αυτό μοιάζει με τίποτα για μένα <- Google Translate
Jurassic Park, by Michael Crichton
This is a reverse reference, there's a suggestion that the book Jurassic Park by Crichton is a rewrite of his 1973 film Westworld (film). The suggestion is from redditer Atheose_Writing.
|“|| Back in the early 2000s, when he was close to releasing State of Fear, Michael Crichton came to my high school in Virginia. He was promoting his book, and gave a big speech in our auditorium about the present lackings of scientific peer review and stuff like that (for those that don't know, sadly, State of Fear is essentially a climate change denial book).
Afterwards, he did Q/A. One of the questions was about Jurassic Park. "Were you always a big amateur paleontologist?" someone asked. "Was that your motivation for writing Jurassic Park?" He laughed and said that no, it wasn't. He told a story about how back in the 1980s he got together with an old college friend who was in town for drinks. After catching up with him, when they were several drinks in, the friend started talking about his movie debut, Westworld. How it was a great film, etc etc. "I told him I considered it my masterpiece," Crichton said. He explained that it crushed him to see it get such terrible reviews from critics that didn't 'get it' (even though it later got a sequel). He lamented that it was way ahead of its time. So the friend jokes, "You should rewrite it, but replace the robots with something people can appreciate. Like dinosaurs." Crichton spread his arms to us, the auditorium full of kids, and said, "I started writing the book the next day." I don't know if what he said was true, or if he came up with a funny embellishment to cover up the fact that he essentially rewrote one of his previous works and changed the protagonists (from hosts to dinosaurs), but that's what he told my high school back in ~2003.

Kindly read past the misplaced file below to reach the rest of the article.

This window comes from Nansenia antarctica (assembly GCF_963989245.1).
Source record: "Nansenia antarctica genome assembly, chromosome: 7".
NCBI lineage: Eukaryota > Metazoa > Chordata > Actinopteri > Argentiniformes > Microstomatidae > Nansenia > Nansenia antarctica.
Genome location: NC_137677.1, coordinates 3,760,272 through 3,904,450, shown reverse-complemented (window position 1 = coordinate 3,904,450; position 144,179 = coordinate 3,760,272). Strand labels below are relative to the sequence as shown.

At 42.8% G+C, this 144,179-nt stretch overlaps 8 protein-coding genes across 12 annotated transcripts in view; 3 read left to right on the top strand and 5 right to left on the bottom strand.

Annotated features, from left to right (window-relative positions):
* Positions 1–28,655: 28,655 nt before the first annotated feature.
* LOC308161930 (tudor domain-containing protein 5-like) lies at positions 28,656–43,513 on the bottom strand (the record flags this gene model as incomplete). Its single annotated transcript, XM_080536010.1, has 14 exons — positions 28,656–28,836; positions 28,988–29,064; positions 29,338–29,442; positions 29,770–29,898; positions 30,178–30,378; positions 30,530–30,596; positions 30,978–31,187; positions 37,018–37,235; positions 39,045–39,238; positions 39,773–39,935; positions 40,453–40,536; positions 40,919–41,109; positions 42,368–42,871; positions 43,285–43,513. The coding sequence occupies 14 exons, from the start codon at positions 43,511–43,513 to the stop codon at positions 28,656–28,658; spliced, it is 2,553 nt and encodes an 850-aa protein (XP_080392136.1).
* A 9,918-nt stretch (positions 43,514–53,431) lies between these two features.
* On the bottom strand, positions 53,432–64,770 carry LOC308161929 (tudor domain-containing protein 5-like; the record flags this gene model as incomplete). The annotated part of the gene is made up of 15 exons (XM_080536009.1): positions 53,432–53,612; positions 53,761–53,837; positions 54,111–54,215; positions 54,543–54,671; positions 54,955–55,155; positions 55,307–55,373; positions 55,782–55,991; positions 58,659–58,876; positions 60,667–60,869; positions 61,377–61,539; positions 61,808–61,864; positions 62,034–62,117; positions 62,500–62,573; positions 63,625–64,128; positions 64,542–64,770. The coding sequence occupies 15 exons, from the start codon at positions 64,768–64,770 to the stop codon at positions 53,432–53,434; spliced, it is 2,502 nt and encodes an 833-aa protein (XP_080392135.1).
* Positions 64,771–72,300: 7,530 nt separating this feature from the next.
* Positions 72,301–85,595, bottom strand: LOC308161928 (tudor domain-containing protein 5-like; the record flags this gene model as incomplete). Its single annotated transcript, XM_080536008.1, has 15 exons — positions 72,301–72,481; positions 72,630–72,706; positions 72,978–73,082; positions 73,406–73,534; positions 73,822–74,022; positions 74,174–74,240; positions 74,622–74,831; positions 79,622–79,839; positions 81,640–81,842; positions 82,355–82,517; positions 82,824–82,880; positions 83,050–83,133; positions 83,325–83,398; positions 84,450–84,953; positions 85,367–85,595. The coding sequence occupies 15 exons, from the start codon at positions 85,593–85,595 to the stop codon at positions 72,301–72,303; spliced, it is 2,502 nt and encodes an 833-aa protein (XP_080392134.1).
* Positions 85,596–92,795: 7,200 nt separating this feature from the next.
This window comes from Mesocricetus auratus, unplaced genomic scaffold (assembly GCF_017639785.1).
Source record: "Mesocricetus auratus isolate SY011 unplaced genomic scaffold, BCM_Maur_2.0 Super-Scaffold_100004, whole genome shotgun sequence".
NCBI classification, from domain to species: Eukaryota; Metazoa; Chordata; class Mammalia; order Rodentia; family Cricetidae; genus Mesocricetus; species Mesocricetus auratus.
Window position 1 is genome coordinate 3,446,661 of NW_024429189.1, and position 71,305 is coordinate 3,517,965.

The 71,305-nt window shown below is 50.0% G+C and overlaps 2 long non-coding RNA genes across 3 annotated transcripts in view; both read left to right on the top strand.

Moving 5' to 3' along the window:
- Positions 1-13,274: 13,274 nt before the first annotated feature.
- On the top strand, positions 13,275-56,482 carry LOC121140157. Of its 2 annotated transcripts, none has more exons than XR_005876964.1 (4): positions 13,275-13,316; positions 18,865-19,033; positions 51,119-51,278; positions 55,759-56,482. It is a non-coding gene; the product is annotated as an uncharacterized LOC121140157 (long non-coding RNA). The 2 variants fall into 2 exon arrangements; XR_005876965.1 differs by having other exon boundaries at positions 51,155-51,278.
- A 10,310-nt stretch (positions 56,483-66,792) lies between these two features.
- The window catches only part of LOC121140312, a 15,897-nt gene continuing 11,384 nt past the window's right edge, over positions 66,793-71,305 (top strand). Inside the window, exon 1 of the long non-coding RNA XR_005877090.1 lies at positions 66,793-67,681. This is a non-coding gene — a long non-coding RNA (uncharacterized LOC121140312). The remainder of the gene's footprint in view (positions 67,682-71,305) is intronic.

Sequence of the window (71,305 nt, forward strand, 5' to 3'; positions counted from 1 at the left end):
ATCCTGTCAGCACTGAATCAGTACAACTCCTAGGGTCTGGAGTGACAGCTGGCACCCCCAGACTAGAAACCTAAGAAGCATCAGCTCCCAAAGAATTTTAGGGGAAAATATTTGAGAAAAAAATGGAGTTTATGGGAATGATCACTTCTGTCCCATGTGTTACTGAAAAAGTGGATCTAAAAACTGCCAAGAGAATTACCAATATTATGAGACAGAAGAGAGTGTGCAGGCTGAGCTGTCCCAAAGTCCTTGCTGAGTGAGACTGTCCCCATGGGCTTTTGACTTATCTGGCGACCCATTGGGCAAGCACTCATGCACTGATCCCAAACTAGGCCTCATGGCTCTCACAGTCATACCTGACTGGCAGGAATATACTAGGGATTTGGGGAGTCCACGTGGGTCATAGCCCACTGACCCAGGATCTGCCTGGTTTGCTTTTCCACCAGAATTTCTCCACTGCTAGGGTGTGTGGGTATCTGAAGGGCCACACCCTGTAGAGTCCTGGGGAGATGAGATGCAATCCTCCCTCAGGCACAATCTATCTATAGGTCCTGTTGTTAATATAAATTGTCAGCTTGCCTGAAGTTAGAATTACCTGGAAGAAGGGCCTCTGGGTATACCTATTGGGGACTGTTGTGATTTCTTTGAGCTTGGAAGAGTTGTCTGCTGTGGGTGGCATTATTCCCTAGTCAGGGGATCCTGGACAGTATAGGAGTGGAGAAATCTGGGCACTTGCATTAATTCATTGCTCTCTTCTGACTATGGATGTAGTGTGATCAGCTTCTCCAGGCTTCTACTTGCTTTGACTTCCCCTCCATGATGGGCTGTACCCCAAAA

–Atheose_Writing, on reddit
The suggestion is also supported, though not in any detail, by a vulture.com article.
The similarity between the two stories has been noted several times, though this is the only personal account I've been able to find of Crichton saying so in public.
- ↑ https://www.facebook.com/WestworldHBO/videos/1792517574350961/
- ↑ The Original
- ↑ http://www.julianjaynes.org/origin-of-consciousness_english_introduction.php
- ↑ http://time.com/4520599/westworld-references/
- ↑ http://www.walterscott.lib.ed.ac.uk/works/poetry/triermain.html
- ↑ http://time.com/4520599/westworld-references/
- ↑ https://www.amazon.com/Histories-Penguin-Classics-Deluxe/dp/0143107542
- ↑ https://www.reddit.com/r/westworld/comments/5e7woa/michael_crichton_westworld_and_his_motivations/